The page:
Roger V.'s user avatar
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3 answers
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Does word order really not matter in Latin?

New to Latin, I can't help but wonder about the following: Every text I found online claims that since words are inflected (enough) to indicate the roles they play in a sentence, word order has no ...
icehenge's user avatar
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2 answers
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How is the the adjective in a definite noun phrase different from a nondefinite one in Germanic and Balto-Slavic languages?

In the wikipedia article about definiteness I came upon this: In the Germanic languages and Balto-Slavic languages, for example (as still in modern German and Lithuanian), there are two paradigms ...
Abdul Al Hazred's user avatar
4 votes
2 answers
514 views

Which language(s) has cases which cannot be mistaken for other cases?

I would like to learn a language which has cases which cannot be mistaken for other cases, in pronunciation and writing. Does such a language exist? For an example of what I want to avoid: The case ...
evonya's user avatar
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2 answers
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Derivational vs. Inflectional Morphemes

Is the derivational/inflectional morpheme distinction particularly significant to linguists? If so, is it more significant for languages other than English, which I think is less "inflected" than ...
FumbleFingers's user avatar
4 votes
1 answer
320 views

Is there a dominant sequence in which a language throughout its evolution changes its type?

To clarify, by type I refer to terms like isolating, agglutinative,flectional...I think the terms which Humboldt introduced for a rough categorization. Now, I heard of languages, that changed their ...
Abdul Al Hazred's user avatar
4 votes
2 answers
979 views

Languages w/out morphology

Is there a natural language w/ no morphology (i.e. one that has neither inflectional nor derivational morphology -- in other words, no affixation whatsoever)? I've heard claims to the effect, but the (...
jaam's user avatar
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4 votes
1 answer
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Order of derivational and inflectional affixes

I saw the following formula on Wikipedia: morpheme + derivational morphemes + desinence (inflectional morphemes) followed immediately by the comment not not necessarily in this order. But all the ...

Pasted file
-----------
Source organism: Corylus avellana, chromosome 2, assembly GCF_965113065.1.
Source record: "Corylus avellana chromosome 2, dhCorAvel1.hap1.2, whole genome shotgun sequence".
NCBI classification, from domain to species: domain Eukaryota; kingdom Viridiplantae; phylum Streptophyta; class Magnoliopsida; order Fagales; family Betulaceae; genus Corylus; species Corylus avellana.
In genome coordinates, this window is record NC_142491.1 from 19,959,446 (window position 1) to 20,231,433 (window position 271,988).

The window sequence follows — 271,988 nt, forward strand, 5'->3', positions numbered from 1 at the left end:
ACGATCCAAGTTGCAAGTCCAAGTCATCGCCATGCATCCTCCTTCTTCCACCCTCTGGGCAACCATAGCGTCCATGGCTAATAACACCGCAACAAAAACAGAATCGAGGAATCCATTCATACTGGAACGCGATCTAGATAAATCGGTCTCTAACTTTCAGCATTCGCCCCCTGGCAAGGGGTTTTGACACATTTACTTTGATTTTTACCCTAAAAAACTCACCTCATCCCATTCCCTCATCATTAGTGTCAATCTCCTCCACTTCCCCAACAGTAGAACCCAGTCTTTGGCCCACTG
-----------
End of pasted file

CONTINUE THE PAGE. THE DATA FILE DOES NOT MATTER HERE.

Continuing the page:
cyco130's user avatar
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Understanding "inflection" and "grammatical category"

The Wikipedia article Morphology says: A further difference is that in word formation, the resultant word may differ from its source word's grammatical category whereas in the process of inflection ...
iBug's user avatar
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1 answer
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Which language has the most types of irrealis moods?

A mood in grammar is a verb form that depends on how its containing clause relates to the speaker’s or writer’s wish, intent, or assertion about reality. Mood is distinctive from tense (how a verb's ...
user avatar
3 votes
2 answers
163 views

Are different inflectional forms of a word different words or the same word?

At some point, I gained the notion that inflections of a word didn't constitute different words, but rather different forms of the same word. This Wikipedia article however, says the process of ...
A. Kvåle's user avatar
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1 answer
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How did Latin drop noun declension?

Latin has/had noun cases, while modern Romance languages don't. I wonder if the transition can be observed in written forms. Are there examples from different historic moments? A side question: ...
culebrón's user avatar
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3 votes
1 answer
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Are there any languages besides Japanese which are both inflecting/agglutinating and do not indicate word boundaries in writing?

Many languages have inflectional or agglutinating morphology - they have words with multiple or many forms due to aspect, degree or comparison, gender, mood, number, tense, etc. A number of languages ...
hippietrail's user avatar